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Re: I must be doing something seriously wrong...

On 05/22/2009 09:36 AM, Bill Nottingham wrote:
Toshio Kuratomi (a badger gmail com) said:
Given what Fedora does with respect to software patents in otherwise
free software, I think you're wrong here. We *do* make that choice
and related modifications all the time.

That situation is different, though, as Fedora has been told that there
isn't a choice WRT patents.  The decree of eliminating patents has come
down from Red Hat legal so unless Fedora has the wherewithal to be
funded by someone else than Red Hat there is no choice being made here.

Fedora does have a choice WRT flags.  There is a benefit to not shipping
flags but it isn't a matter of if we do ship flags, Red Hat will no
longer sponsor us.

It is still a situation where, due to the legal and cultural climate
of a particular country or countries, we draw the line as to content
&  code that we include.

No to the countries portion. Patents are due to the legal rules of a particular country. The country that Red Hat is incorporated in and therefore the country that we cannot violate the laws of and remain a project supported and funded to a high level by Red Hat.

 To reference my later point, I feel fairly comfortable
saying that we're not going to be shipping default backgrounds consisting
of naked people, or photographs of open surgical procedures, or overtly
religious iconography, or any variety of things, even though we have no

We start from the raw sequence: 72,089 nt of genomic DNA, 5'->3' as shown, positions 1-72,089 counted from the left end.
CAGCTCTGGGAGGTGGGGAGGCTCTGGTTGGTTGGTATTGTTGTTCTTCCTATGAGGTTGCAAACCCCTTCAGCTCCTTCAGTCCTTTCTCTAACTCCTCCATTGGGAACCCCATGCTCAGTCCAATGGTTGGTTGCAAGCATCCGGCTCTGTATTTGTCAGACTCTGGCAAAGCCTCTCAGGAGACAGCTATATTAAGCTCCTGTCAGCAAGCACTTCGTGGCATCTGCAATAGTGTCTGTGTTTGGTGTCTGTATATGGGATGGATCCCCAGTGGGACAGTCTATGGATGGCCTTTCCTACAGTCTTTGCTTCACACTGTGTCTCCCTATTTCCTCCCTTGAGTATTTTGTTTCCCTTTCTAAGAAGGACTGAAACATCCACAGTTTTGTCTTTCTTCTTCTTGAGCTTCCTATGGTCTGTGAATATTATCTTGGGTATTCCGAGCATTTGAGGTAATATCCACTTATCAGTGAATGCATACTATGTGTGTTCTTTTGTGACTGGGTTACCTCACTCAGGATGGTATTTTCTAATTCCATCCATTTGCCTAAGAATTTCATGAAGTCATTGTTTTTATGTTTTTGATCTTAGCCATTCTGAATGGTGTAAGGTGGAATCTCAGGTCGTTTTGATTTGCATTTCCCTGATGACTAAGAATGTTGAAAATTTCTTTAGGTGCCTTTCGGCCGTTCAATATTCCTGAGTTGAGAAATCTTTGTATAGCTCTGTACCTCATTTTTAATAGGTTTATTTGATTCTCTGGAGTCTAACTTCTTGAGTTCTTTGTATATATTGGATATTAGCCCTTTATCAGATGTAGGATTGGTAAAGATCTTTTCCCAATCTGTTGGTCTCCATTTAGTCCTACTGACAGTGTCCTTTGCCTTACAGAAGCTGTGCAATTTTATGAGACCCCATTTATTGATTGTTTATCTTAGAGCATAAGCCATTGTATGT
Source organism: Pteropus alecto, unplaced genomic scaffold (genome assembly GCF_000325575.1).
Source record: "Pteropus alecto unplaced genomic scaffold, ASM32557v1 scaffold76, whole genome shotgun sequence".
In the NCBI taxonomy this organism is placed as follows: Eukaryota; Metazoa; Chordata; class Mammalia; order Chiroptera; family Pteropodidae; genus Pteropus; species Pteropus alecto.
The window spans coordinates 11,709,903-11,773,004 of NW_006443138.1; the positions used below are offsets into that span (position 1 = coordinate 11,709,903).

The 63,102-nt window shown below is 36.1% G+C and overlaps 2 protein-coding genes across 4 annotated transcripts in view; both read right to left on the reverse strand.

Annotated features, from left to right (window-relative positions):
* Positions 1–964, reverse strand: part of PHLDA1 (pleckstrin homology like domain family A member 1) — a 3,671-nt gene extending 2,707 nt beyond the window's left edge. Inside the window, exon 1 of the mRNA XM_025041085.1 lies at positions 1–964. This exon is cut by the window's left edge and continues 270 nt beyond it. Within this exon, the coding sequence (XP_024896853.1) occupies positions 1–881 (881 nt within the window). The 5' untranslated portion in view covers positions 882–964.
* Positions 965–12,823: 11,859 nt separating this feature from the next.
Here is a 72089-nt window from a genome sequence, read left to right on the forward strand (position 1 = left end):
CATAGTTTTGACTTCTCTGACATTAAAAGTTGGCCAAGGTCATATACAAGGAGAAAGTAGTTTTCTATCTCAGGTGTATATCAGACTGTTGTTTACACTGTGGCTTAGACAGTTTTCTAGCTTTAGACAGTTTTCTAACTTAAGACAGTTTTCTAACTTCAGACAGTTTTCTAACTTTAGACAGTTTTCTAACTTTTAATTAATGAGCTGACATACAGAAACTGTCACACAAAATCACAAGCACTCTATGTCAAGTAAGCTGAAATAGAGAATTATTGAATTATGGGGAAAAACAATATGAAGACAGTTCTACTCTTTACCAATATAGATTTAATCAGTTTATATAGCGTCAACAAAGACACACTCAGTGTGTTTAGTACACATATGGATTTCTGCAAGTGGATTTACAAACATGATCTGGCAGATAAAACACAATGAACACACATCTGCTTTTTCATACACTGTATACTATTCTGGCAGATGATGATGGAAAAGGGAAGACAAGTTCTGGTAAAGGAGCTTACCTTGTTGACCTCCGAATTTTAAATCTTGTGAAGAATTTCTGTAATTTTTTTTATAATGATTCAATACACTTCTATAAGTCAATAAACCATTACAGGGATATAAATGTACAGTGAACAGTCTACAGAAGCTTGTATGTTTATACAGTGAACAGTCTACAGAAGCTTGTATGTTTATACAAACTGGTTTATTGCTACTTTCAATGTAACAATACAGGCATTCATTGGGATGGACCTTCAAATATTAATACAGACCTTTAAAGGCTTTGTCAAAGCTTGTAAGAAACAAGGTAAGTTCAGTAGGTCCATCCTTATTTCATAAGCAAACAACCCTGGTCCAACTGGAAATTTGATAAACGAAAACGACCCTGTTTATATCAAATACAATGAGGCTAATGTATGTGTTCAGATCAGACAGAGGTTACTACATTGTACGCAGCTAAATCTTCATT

legal obligation to in that regard. Do we need an explicit policy on that
too? (I'm sure someone will argue that we should go ahead and ship all
those things if upstream includes them; I most assuredly do not agree.)

Oh definitely someone. Fpr instance, I disagree on some of your points here. What if there was an open source reader integrated with content for a specific format of medical textbook? That would be something we ship despite having photography of surgical procedures in it. We already ship sword and gnome-sword which is religious. So, since we disagree, how do we resolve the impasse? Popular vote? rock scissors paper?

You argue that banning flags is not a slippery slope and yet the examples you cite here just show that we are already on a slippery slope, flags would just be sliding further. There are things that we must leave out of the distribution because of laws in the country Red Hat is incorporated in (patents). There are separate choices we make about not including open source software/pieces of open source software (webcollage). For the things we do have a choice over, we need to be explicit in what goals we are trying to achieve. Enumerating our goals shows where we are headed as a project. Showing that "Be downloadable by anyone in any country not barred by US law" trumps "Package any maintained open source software" or vice versa is a good piece of information about who we are that people looking to contribute to a Linux distribution would like to know.

It's why I feel slippery slope arguments are missing the point - the
line as to what we'll ship and what we won't ship is already there, even
outside of legal obligations; this discussion about flags is essentially where
to place the line.

I try to avoid being extremist about things but if you're saying the reason we're justified in banning flags is because we're already patching out other things then perhaps we need to reexamine those other things and reincorporate them into the distribution. Slippery slope is a problem that should be solved, not an excuse for doing it more.


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